In the non-fiction book, How To Read Literature Like A Professor, by Thomas C. Foster, an English professor at the University of Michigan-Flint, the author goes in depth into the aspects of truly reading a novel or a short story the way only an experienced veteran can–examining the minutest of details and events that, to an amateur reader, are no more than common happenings; then, having all those little intricacies figured out, producing an estimation about the specific part of that piece of literature.
So far, in my beginning reading, I have covered barely a quarter of his teachings, but in the few I have read, there is a knowledge in his words, and in the methods he uses to express his opinions, that is hard to deny. Personally, I enjoy his thoughts in the chapter, “When in Doubt, It’s from Shakespeare…” as they describe the influence the Bard continues to maintain posthumously upon the modern writers; Foster mentions Ray Bradbury’s Something Wicked This Way Comes, which is a line taken from the Weird Sisters of Macbeth; and he explains the reason so many writers add a Shakespearean quote to their work, terming intertextuality, an effect created when a modern writer and a past writer’s works combine to produce a new telling of a story.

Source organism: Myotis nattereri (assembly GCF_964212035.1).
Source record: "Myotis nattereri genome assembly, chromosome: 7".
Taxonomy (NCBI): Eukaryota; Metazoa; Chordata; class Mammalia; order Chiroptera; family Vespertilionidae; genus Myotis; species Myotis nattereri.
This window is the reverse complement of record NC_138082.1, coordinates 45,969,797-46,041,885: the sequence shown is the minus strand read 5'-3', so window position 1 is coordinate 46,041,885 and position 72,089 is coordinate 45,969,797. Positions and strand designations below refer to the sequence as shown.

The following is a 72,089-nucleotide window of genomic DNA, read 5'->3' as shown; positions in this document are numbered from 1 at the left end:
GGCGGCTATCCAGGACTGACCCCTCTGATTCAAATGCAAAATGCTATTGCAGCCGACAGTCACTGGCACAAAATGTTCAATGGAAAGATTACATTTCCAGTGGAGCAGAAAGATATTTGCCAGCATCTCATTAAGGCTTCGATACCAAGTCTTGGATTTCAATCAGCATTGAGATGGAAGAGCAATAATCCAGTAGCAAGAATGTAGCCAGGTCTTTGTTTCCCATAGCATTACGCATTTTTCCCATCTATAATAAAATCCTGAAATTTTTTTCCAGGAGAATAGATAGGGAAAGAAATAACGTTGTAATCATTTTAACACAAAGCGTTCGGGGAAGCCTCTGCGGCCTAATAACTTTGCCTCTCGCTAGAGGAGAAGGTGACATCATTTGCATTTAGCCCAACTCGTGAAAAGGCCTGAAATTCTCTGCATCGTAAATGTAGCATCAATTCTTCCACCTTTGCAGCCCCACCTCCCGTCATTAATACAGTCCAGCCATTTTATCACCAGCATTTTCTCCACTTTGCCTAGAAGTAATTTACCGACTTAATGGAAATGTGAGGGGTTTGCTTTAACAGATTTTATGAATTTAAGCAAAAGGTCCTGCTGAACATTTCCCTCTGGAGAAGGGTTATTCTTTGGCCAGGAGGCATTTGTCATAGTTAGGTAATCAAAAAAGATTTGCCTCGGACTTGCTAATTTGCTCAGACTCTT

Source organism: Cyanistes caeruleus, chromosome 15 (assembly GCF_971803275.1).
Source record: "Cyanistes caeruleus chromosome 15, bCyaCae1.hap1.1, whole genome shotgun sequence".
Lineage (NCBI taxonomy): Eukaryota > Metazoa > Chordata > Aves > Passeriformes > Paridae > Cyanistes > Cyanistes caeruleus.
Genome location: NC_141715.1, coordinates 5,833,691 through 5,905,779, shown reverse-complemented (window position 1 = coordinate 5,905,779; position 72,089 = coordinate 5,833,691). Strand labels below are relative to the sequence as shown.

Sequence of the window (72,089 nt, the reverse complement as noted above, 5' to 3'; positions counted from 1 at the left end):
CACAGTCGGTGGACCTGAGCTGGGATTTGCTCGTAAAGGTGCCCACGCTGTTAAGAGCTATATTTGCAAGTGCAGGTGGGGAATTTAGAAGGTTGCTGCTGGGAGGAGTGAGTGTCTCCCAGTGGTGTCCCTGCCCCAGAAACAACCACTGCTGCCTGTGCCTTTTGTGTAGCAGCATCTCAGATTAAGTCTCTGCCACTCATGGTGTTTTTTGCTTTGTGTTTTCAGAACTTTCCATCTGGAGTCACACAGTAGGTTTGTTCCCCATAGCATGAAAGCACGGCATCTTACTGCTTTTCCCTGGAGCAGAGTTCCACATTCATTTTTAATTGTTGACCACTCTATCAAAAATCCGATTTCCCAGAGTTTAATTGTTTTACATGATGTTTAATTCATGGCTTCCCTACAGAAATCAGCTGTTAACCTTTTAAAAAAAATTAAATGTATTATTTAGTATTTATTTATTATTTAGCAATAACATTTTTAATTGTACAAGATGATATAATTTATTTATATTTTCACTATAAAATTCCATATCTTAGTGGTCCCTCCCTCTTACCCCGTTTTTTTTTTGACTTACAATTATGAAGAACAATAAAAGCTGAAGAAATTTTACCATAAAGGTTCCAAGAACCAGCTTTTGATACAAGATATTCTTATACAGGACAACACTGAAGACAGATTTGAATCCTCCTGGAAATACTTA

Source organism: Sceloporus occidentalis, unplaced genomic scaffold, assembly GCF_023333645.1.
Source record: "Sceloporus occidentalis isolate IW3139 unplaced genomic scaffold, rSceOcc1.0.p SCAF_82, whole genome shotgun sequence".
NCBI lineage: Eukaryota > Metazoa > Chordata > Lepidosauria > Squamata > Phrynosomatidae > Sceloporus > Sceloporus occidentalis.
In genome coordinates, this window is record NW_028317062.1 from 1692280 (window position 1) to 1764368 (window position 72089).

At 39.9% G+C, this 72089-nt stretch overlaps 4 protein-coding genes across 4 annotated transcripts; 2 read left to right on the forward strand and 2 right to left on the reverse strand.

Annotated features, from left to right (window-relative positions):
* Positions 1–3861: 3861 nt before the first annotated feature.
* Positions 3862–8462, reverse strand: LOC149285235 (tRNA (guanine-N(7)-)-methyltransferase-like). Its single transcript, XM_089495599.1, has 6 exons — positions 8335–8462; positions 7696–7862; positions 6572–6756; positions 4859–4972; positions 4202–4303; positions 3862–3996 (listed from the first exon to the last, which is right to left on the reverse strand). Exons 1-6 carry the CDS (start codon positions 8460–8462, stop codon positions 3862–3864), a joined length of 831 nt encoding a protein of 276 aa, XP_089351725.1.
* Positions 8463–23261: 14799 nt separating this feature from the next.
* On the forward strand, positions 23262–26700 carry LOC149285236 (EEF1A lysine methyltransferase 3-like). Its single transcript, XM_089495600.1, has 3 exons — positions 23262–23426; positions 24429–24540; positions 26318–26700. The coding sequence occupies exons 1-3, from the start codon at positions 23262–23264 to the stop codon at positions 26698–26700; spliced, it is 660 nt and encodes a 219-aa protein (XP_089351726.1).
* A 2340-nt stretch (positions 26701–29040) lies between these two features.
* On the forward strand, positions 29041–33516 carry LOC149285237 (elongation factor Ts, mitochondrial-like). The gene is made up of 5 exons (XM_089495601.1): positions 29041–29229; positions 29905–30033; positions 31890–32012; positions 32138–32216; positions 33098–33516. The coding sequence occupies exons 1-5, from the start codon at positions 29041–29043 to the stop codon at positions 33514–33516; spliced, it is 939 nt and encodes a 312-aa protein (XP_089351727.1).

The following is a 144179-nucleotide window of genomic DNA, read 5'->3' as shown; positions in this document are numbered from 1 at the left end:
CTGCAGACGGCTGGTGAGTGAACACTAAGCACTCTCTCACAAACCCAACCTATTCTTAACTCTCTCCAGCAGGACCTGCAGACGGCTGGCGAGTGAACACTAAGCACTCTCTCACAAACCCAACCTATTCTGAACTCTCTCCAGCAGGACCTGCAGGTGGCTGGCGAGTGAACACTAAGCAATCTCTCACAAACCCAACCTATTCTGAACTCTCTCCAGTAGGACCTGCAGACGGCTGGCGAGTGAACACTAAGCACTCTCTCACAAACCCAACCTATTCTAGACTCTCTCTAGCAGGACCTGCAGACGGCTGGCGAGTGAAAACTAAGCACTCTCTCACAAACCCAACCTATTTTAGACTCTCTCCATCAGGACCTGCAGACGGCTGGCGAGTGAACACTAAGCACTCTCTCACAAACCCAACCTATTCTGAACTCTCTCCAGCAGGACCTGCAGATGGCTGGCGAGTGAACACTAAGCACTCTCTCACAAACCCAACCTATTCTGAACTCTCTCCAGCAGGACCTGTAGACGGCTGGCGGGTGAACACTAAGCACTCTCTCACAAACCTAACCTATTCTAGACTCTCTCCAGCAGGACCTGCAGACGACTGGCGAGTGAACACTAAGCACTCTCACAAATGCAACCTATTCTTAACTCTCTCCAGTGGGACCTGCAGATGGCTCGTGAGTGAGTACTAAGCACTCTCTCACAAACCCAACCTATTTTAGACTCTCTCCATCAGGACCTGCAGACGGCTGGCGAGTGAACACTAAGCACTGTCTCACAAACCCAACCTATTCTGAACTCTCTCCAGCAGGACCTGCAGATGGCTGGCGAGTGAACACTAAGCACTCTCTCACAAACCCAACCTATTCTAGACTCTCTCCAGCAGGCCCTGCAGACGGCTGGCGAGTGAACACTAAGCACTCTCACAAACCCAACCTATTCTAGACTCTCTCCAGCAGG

The primary focal point of Foster’s work, however, is his telling the reader there is only ever one story, and while originality can be present almost anywhere in literature, the roots of storytelling as a practice over thousands of years continue to morph according to the differing characters and the conflicts that those characters face.
That it tallies off all these wonderful books is an achievement in itself…and one hard to find in most non-fictions.